Worse Record, Better Basketball.

February 22nd, 2010 by John Krolik

Season 40 marks a year of XL expectations, but this Cavs team appears ready to deliver.

Thanks to the Orlando Magic, a foe that Cavs fans are more than familiar with, the Cleveland Cavaliers have experienced their first three game losing streak since March 29th, 2008. With losses against Denver, Charlotte, and Orlando, the Cavs are -25 over this three game span, coming up short by an average of 8.3 points per game. In March of 2008, the Cavs lost to the Bucks, Hornets, and Pistons by a combined 25 points as well, mirroring their current three game losing streak. But I think every fan knows that these Cavaliers, at 43-14, are better than that 2007-08 team that finished the season with only 45 wins.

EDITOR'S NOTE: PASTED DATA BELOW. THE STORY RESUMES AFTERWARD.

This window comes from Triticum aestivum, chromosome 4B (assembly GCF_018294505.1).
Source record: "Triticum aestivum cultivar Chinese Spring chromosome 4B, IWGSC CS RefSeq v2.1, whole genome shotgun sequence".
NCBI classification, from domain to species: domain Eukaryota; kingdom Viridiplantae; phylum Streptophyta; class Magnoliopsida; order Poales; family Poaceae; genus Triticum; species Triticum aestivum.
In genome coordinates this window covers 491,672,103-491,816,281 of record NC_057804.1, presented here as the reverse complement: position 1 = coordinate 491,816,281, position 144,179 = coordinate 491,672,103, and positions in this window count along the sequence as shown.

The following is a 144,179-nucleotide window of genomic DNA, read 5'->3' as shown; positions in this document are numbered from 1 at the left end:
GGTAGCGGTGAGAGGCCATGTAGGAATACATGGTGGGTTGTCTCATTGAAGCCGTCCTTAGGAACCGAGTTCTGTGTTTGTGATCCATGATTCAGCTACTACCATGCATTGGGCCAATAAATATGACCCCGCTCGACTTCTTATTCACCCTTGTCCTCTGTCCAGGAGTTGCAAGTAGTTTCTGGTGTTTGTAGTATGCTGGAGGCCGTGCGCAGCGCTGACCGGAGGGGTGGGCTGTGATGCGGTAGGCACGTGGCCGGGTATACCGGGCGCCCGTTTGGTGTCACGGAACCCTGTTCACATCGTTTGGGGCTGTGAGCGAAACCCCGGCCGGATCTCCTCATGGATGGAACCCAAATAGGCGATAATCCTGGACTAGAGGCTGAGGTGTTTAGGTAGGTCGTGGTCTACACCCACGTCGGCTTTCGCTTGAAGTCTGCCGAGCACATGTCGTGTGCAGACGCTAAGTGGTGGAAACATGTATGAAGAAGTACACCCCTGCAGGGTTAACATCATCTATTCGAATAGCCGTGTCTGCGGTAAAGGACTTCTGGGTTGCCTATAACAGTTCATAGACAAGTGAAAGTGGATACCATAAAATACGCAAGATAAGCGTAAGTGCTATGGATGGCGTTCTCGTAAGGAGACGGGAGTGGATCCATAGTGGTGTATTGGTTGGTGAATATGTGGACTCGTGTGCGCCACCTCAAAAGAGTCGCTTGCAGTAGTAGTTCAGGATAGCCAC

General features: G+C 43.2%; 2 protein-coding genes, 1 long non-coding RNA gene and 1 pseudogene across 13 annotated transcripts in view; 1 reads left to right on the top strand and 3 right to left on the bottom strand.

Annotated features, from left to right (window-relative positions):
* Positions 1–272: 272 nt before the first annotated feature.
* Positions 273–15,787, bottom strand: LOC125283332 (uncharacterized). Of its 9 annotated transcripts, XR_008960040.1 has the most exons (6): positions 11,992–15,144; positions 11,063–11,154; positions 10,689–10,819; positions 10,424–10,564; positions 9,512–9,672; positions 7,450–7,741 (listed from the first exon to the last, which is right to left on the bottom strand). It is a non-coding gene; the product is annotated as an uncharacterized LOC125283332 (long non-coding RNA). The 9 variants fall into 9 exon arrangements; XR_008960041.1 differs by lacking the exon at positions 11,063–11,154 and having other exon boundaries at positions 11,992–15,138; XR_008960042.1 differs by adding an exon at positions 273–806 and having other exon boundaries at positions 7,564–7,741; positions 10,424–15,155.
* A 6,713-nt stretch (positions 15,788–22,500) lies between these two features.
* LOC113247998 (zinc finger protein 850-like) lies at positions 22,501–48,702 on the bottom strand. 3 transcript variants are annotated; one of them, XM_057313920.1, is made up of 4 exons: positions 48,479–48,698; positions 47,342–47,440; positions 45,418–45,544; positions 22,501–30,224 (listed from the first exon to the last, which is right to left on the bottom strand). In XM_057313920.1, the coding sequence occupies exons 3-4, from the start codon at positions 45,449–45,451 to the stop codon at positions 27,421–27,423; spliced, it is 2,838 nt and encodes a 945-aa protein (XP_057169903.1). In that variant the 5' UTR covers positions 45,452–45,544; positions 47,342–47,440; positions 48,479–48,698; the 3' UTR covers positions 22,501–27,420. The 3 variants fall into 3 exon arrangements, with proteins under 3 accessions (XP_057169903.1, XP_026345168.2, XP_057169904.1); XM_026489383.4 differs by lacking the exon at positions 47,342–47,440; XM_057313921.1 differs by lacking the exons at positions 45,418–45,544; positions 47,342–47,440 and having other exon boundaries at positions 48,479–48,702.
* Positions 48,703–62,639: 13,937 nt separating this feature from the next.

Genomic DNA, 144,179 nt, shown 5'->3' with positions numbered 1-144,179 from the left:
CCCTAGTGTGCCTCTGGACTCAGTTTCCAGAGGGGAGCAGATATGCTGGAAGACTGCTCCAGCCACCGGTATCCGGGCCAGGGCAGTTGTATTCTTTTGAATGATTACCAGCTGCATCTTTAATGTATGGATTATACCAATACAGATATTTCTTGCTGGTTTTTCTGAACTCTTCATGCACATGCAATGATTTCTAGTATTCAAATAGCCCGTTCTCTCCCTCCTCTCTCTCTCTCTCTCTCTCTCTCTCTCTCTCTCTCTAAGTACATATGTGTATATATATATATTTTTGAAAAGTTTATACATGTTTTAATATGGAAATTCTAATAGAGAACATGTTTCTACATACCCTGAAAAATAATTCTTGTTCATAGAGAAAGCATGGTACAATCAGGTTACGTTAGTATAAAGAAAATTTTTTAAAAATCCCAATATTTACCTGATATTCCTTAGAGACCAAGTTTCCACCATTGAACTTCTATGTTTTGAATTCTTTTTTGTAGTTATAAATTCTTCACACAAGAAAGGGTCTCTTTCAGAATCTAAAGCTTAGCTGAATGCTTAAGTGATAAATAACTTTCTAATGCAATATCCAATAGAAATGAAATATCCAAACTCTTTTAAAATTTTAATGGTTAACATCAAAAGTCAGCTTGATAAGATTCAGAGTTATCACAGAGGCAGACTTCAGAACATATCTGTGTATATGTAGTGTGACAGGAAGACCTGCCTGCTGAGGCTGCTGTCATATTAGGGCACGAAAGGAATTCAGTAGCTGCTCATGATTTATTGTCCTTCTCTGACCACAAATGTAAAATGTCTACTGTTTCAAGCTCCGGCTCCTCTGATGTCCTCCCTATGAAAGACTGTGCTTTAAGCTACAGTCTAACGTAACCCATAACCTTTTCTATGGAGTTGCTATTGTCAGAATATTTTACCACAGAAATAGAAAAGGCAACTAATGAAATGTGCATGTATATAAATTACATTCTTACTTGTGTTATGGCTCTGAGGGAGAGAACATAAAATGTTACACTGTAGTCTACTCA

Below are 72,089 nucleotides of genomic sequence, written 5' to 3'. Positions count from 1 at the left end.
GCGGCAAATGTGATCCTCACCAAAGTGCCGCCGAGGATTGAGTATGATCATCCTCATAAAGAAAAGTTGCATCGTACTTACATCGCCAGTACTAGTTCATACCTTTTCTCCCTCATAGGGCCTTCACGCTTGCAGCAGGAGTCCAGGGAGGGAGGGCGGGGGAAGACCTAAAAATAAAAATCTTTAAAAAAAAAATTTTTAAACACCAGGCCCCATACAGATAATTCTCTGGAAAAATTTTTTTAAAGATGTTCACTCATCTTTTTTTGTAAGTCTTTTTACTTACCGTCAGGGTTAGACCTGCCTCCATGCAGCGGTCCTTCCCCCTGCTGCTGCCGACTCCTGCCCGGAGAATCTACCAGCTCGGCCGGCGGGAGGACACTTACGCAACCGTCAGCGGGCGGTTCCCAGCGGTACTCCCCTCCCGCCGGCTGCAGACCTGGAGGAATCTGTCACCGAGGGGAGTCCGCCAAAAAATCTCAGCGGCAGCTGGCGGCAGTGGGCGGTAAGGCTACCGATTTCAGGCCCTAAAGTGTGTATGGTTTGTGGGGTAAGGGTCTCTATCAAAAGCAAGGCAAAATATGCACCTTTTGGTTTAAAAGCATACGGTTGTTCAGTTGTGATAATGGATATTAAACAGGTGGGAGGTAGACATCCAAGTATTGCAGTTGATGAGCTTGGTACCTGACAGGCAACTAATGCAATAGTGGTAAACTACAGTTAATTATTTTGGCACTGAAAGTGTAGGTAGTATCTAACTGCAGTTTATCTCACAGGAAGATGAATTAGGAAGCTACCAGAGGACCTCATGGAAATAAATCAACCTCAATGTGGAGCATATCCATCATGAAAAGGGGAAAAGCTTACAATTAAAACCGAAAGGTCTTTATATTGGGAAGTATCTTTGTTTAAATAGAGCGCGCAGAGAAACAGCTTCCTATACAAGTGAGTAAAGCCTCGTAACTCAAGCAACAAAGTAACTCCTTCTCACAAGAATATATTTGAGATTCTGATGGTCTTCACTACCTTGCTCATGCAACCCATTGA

However, I also believe that this Cavaliers team is better than last season’s Cavs, a team that held a 45-12 record after its first 57 games. In fact, even after losing to the Magic yesterday, Orlando is a great stepping stone to prove why this team is better.

For instance, last season the Cavaliers were 0-2 in the regular season at Orlando, losing those two games by a combined 40 points (-20 points per game), setting up a disappointing 0-3 record in the playoffs at Amway Arena (-8.3 points per game). So far this season the Cavaliers are 1-1 in Orlando (+1.5 points per game) and lead the season series 2-1 after losing it 1-2 last season.

And what can be seen against Orlando can be seen against the top teams around the league. Last season there were nine teams that finished at least 15 games above .500. The Cavaliers were 13-8 (61.9%) against these top teams, posting a sub-.500 mark on the road (5-6). So far this season there are currently nine teams that are at least ten games above .500. Even after the loss to Orlando, which is one of these teams, the Cavs are 12-6 (66.7%) when facing these skilled opponents, going 5-4 on the road against them.